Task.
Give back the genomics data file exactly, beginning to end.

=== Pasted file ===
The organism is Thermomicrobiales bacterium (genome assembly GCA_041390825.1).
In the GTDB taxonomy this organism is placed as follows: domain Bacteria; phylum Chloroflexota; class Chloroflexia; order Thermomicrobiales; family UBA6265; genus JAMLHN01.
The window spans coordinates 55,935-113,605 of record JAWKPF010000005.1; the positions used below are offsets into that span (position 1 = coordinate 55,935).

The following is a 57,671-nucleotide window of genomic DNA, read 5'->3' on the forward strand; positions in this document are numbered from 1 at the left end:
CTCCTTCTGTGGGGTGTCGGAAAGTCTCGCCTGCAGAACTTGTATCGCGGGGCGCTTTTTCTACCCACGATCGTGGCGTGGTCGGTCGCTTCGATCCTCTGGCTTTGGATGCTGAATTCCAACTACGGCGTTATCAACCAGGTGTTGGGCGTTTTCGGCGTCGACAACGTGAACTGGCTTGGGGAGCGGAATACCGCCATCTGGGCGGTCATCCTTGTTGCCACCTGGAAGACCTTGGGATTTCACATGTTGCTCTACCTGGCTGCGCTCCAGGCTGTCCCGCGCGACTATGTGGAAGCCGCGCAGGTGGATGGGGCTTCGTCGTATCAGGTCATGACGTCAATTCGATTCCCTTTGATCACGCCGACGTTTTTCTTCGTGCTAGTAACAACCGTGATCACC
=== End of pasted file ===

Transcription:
The organism is Thermomicrobiales bacterium (genome assembly GCA_041390825.1).
In the GTDB taxonomy this organism is placed as follows: domain Bacteria; phylum Chloroflexota; class Chloroflexia; order Thermomicrobiales; family UBA6265; genus JAMLHN01.
The window spans coordinates 55,935-113,605 of record JAWKPF010000005.1; the positions used below are offsets into that span (position 1 = coordinate 55,935).

The following is a 57,671-nucleotide window of genomic DNA, read 5'->3' on the forward strand; positions in this document are numbered from 1 at the left end:
CTCCTTCTGTGGGGTGTCGGAAAGTCTCGCCTGCAGAACTTGTATCGCGGGGCGCTTTTTCTACCCACGATCGTGGCGTGGTCGGTCGCTTCGATCCTCTGGCTTTGGATGCTGAATTCCAACTACGGCGTTATCAACCAGGTGTTGGGCGTTTTCGGCGTCGACAACGTGAACTGGCTTGGGGAGCGGAATACCGCCATCTGGGCGGTCATCCTTGTTGCCACCTGGAAGACCTTGGGATTTCACATGTTGCTCTACCTGGCTGCGCTCCAGGCTGTCCCGCGCGACTATGTGGAAGCCGCGCAGGTGGATGGGGCTTCGTCGTATCAGGTCATGACGTCAATTCGATTCCCTTTGATCACGCCGACGTTTTTCTTCGTGCTAGTAACAACCGTGATCACC